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Abnormal Karyotype: A variation from the normal set of chromosomes characteristic of a species.
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 JoVE Medicine

A Multimodal Imaging- and Stimulation-based Method of Evaluating Connectivity-related Brain Excitability in Patients with Epilepsy

1Department of Neurology, Harvard Medical School, 2Department of Neurology, Beth Israel Deaconess Medical Center, 3Berenson-Allen Center for Noninvasive Brain Stimulation, Beth Israel Deaconess Medical Center, 4Department of Brain and Cognitive Sciences, Massachusetts Institute of Technology, 5Department of Neurology, Massachusetts General Hospital


JoVE 53727

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 JoVE Developmental Biology

Generation of Induced Pluripotent Stem Cells from Frozen Buffy Coats using Non-integrating Episomal Plasmids

1Center for Biomedicine, European Academy Bozen/Bolzano (EURAC), 2Laboratory of Medical Genetics, Fondazione IRCCS Ca´ Granda, Ospedale Maggiore Policlinico, 3Del E. Webb Center for Neuroscience, Aging & Stem Cell Research, Sanford-Burnham Medical Research Institute


JoVE 52885

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 Science Education: Essentials of Physical Examinations I

Cardiac Exam III: Abnormal Heart Sounds

JoVE Science Education

Source: Suneel Dhand, MD, Attending Physician, Internal Medicine, Beth Israel Deaconess Medical Center

Having a fundamental understanding of normal heart sounds is the first step toward distinguishing the normal from the abnormal. Murmurs are sounds that represent turbulent and abnormal blood flow across a heart valve. They are caused either by stenosis (valve area too narrow) or regurgitation (backflow of blood across the valve) and are commonly heard as a "swishing" sound during auscultation. Murmurs are graded from 1 to 6 in intensity (1 being the softest and 6 the loudest) (Figure 1). The most common cardiac murmurs heard are left-sided murmurs of the aortic and mitral valves. Right-sided murmurs of the pulmonary and tricuspid valves are less common. Murmurs are typically heard loudest at the anatomical area that corresponds with the valvular pathology. Frequently, they also radiate to other areas. Figure 1. The Levine scale used to grade murmur intensity. In addition to the two main heart sounds, S1 and S2, which are normally produced by the closing of heart valves, there are two other abnormal heart sounds, known as S3 and S4. These are also known as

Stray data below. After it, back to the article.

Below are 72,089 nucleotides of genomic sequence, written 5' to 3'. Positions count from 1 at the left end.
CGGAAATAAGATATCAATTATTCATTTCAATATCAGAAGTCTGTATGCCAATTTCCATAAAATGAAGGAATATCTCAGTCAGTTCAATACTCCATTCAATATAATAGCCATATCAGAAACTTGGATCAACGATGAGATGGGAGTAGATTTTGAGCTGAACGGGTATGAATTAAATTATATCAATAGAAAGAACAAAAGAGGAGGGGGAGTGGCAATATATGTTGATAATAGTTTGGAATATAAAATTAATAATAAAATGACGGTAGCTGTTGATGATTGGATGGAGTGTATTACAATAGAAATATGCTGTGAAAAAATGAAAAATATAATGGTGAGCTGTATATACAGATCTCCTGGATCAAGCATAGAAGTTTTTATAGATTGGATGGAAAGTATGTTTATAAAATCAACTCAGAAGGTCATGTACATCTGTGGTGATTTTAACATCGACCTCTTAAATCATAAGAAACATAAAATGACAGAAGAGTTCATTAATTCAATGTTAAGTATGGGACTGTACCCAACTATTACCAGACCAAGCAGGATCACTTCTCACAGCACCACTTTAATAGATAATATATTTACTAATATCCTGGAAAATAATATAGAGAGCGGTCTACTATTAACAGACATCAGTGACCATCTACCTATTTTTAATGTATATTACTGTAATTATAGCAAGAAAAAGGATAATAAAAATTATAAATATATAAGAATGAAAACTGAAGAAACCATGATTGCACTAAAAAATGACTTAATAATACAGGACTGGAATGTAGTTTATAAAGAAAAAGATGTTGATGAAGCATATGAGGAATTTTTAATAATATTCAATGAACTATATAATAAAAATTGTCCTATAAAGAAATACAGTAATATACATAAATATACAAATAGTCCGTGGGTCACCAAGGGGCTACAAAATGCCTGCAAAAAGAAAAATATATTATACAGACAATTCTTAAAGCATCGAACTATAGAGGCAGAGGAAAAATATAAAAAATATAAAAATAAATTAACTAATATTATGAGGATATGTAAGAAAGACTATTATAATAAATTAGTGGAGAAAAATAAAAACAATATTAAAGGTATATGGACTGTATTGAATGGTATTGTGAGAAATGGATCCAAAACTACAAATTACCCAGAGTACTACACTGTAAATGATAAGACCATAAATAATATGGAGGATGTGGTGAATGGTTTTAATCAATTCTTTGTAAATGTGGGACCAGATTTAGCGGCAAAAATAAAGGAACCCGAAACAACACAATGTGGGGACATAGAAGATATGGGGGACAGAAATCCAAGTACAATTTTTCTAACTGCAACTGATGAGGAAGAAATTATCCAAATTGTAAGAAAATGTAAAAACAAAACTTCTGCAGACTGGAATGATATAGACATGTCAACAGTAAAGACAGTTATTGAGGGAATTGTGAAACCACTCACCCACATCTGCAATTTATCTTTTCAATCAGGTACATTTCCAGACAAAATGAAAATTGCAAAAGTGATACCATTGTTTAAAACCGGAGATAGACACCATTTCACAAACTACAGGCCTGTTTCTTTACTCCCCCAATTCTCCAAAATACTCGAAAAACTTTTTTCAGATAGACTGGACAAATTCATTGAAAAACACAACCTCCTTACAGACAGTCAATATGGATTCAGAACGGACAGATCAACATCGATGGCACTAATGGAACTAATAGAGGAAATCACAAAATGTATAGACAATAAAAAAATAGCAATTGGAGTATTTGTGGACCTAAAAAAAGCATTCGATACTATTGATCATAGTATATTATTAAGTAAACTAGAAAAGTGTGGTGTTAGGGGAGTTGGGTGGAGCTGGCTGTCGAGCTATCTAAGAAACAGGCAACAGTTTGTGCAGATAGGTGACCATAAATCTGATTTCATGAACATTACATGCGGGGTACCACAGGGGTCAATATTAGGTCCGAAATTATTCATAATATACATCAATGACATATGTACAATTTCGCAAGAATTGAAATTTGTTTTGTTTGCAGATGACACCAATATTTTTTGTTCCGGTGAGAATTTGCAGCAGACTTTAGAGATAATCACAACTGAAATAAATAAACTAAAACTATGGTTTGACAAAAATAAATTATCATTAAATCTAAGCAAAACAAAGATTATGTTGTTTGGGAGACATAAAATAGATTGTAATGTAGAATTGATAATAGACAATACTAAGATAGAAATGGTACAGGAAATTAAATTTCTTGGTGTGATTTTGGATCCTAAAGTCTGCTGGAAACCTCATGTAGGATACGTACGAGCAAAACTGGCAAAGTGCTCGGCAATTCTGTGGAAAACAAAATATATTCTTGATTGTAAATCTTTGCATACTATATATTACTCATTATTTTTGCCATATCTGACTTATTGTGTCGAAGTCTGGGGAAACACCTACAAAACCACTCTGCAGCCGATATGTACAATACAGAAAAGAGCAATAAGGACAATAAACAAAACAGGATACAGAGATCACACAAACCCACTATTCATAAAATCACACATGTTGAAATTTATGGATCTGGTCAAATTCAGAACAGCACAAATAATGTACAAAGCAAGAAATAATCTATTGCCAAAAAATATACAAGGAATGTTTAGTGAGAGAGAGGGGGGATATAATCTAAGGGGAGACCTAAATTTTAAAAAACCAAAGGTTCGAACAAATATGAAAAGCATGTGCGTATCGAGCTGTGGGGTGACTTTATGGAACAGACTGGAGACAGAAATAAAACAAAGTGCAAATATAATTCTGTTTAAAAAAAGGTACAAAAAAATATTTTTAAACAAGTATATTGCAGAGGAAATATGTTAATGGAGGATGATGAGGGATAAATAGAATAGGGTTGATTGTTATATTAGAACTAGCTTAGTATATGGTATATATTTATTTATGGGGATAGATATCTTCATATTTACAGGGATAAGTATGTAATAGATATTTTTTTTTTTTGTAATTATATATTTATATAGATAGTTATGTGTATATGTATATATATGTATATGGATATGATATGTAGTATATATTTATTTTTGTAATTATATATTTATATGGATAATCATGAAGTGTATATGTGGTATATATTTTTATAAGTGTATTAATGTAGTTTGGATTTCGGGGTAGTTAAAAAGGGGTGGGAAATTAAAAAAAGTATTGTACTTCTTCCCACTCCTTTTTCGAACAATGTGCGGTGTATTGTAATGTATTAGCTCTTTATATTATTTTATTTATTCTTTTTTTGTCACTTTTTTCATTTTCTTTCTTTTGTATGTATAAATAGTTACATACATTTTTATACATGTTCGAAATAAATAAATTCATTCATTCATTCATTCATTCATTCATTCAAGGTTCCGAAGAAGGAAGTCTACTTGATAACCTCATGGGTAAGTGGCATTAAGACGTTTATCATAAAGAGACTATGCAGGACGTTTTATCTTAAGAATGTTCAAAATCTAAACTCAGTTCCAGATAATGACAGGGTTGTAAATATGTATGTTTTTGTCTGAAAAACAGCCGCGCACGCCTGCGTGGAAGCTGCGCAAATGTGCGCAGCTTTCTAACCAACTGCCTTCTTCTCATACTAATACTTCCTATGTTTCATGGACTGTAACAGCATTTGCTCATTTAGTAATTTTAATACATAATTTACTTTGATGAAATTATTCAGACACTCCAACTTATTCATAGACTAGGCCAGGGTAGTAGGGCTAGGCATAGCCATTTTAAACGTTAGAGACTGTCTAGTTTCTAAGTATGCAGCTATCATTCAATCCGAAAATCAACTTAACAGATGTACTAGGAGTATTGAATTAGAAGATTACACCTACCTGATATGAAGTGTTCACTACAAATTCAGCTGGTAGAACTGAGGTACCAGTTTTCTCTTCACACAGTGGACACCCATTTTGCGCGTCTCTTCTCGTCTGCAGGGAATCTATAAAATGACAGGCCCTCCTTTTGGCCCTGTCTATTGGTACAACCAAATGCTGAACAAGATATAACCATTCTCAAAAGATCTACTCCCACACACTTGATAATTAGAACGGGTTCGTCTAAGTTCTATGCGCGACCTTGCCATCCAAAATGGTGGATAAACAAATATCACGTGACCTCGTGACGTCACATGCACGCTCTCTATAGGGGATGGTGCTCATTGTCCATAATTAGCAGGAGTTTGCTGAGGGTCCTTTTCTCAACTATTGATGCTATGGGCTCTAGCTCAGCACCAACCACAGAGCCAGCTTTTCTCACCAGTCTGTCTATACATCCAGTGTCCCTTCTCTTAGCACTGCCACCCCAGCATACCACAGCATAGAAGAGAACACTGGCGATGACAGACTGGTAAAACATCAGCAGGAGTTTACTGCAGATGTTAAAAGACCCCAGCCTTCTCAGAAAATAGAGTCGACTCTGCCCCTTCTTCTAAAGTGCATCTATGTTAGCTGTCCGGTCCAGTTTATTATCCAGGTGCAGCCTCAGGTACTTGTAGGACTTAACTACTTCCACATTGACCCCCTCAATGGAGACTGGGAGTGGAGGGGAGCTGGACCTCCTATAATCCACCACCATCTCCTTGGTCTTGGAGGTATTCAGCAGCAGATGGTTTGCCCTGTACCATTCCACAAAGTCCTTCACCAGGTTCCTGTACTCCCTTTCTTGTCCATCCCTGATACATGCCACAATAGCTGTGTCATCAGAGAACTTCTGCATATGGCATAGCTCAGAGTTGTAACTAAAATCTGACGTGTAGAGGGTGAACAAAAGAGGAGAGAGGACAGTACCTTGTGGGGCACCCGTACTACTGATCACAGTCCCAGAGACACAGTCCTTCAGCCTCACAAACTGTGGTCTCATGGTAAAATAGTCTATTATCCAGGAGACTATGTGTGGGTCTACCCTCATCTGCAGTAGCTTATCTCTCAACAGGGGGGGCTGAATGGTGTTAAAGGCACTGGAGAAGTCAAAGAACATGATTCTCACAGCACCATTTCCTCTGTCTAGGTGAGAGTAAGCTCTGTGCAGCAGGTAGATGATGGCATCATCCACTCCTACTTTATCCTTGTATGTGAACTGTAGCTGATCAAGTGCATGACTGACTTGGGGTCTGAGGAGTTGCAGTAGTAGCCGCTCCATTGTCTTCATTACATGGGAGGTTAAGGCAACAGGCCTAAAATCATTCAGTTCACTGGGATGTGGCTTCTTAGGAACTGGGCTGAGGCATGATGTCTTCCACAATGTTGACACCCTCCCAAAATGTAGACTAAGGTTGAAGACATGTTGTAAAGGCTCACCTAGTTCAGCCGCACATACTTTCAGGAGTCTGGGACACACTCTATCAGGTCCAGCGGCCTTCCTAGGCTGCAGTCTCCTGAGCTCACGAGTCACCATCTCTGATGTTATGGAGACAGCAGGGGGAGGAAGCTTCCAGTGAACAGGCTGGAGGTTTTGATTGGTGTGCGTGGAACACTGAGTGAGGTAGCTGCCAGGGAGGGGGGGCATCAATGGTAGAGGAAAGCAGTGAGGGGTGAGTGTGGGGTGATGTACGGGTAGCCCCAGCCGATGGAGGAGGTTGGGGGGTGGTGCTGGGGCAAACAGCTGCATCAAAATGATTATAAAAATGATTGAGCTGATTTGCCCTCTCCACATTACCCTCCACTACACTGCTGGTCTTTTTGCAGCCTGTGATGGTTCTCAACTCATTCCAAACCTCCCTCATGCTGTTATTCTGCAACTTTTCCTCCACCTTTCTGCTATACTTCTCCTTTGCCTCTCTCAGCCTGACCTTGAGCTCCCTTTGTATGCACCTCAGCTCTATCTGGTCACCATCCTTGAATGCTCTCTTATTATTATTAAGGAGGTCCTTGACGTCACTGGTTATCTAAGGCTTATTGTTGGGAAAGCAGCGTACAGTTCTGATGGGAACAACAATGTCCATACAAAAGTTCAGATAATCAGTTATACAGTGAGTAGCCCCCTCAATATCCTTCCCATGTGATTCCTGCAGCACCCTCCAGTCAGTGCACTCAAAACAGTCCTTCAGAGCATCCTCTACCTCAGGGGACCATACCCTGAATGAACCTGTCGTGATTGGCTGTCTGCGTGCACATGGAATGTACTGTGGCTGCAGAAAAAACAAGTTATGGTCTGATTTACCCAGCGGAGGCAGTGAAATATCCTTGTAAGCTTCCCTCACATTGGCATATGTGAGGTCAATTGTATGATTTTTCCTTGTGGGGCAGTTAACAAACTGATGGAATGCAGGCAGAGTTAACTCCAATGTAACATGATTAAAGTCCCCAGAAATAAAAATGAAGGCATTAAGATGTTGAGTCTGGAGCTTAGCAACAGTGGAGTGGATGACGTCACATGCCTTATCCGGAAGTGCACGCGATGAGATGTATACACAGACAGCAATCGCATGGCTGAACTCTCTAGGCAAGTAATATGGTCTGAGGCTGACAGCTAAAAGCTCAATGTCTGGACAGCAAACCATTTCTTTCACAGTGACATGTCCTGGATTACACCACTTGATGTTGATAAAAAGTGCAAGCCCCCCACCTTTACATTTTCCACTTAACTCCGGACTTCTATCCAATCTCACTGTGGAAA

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 JoVE Medicine

Computerized Dynamic Posturography for Postural Control Assessment in Patients with Intermittent Claudication

1Discipline of Exercise and Sport Science, Faculty of Health Sciences, University of Sydney, 2Department of Sport, Health and Exercise Science, University of Hull, 3Academic Vascular Department, Hull Royal Infirmary, Hull and East Yorkshire Hospitals, 4Department of Vascular Surgery, Addenbrookes Hospital


JoVE 51077

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 JoVE Developmental Biology

Generation of Induced Pluripotent Stem Cells from Human Melanoma Tumor-infiltrating Lymphocytes

1Department of Surgery, University of Michigan, 2Department of Biochemistry II, Kanazawa Medical University, 3Center for Immunotherapy, Roswell Park Cancer Institute, 4DNAVEC Corporation, 5Department of Ophthalmology, Keio University School of Medicine, 6Department of Surgical Oncology, Roswell Park Cancer Institute


JoVE 54375

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 JoVE Developmental Biology

Generation of Induced-pluripotent Stem Cells Using Fibroblast-like Synoviocytes Isolated from Joints of Rheumatoid Arthritis Patients